To reduce the risk of infected COVID-19, the follow-up visits were changed to online visits by WeChat during the pandemic period. For each online visit, data regarding any exacerbations experienced during the past 3 months will still be collected, and the asthma assessment scales will still be conducted. However, the data from the physical examinations, lung function tests (bronchodilator reversibility tests) and FeNO measurements will be missed. These modifications to the protocol have been approved by the Peking University First Hospital IRB.
The study will be conducted in accordance with Good Clinical Practice (GCP) requirements and ethical principles outlined in the Declaration of Helsinki.
The purposes, procedures, and potential benefits and risks of the study will be explained carefully by investigators with written informed consent. Written informed consent will be obtained from each participant. Personal information and related documents of all participants will be kept strictly confidential. Every participant will be identified by a subject number and a name acronym in the case report form.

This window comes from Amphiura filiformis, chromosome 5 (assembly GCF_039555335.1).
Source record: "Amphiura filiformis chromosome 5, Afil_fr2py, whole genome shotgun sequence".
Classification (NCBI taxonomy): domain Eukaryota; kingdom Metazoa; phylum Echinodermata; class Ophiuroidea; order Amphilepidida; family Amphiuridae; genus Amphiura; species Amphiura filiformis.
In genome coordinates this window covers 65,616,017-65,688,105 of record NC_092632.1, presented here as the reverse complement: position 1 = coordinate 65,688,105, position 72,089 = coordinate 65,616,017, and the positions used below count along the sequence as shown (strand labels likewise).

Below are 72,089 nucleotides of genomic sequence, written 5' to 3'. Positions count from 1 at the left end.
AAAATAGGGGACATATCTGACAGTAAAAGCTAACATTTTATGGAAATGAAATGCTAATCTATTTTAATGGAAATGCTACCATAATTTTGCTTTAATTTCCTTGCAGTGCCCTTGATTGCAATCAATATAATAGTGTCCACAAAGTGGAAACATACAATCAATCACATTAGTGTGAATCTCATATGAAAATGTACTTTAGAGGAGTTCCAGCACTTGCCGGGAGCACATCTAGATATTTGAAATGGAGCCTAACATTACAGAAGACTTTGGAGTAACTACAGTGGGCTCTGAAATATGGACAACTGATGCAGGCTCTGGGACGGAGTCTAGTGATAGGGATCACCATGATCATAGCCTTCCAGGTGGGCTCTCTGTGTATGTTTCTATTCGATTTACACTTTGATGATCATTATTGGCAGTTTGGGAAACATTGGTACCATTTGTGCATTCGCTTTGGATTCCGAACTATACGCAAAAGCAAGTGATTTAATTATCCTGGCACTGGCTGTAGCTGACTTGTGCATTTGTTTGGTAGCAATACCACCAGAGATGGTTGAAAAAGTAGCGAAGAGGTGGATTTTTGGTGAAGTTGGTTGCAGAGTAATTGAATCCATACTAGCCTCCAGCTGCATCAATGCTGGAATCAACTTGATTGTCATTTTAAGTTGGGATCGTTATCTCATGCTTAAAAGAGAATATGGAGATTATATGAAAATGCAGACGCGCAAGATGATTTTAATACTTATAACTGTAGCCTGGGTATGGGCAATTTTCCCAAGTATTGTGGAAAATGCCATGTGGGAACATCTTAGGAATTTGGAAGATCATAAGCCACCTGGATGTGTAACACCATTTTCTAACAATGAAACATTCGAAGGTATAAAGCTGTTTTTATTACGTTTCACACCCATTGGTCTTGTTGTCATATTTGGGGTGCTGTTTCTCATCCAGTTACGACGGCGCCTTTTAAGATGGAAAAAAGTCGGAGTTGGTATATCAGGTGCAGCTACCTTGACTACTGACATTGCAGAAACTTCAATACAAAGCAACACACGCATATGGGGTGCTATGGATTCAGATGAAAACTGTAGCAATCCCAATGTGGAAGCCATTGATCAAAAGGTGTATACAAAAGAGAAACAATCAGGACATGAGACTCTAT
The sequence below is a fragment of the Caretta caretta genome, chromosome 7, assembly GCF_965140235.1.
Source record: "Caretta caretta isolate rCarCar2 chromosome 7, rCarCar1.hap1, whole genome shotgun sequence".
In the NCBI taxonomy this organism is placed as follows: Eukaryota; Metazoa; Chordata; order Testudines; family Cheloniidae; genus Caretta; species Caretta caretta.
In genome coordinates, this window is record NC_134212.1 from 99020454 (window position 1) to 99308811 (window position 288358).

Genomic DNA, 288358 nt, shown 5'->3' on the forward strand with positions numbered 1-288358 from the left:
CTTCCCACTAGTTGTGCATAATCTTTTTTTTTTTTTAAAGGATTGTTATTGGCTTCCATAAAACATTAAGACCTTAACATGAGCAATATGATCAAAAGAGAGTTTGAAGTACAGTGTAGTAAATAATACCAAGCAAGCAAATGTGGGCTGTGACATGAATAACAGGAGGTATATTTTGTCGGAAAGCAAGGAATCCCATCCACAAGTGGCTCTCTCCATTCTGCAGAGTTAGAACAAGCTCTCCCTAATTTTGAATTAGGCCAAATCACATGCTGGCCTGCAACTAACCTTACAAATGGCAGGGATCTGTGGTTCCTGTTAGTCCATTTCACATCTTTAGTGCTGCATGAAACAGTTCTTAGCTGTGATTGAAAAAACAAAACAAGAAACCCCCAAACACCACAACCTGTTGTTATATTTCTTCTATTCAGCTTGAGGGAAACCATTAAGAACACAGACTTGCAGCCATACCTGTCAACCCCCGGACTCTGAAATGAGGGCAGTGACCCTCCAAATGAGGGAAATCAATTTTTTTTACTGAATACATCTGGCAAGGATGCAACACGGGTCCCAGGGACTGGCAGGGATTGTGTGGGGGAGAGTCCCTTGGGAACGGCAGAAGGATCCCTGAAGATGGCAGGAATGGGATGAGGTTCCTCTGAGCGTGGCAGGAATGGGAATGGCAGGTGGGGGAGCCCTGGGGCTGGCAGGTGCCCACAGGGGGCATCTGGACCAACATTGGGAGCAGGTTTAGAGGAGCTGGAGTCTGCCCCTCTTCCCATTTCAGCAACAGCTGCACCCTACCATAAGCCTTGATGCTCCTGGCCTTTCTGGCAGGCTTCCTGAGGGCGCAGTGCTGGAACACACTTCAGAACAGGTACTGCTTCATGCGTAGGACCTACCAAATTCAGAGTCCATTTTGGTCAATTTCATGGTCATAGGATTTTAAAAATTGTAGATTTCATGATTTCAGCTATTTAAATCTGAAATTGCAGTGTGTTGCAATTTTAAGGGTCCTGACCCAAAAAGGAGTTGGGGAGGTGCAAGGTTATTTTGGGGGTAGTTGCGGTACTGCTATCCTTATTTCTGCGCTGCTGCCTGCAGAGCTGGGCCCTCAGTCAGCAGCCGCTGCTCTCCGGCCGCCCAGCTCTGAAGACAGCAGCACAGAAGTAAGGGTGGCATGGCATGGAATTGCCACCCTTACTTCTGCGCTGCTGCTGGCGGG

Consent for publication
The authors declare that they have no competing interests.
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Yang, X., Huang, J., Hu, Y. et al. The rescue intervention strategy for asthma patients under severe air pollution: a protocol for a single-centre prospective randomized controlled trial. Trials 21, 912 (2020). https://doi.org/10.1186/s13063-020-04830-0
- Air pollution
- Rescue intervention strategy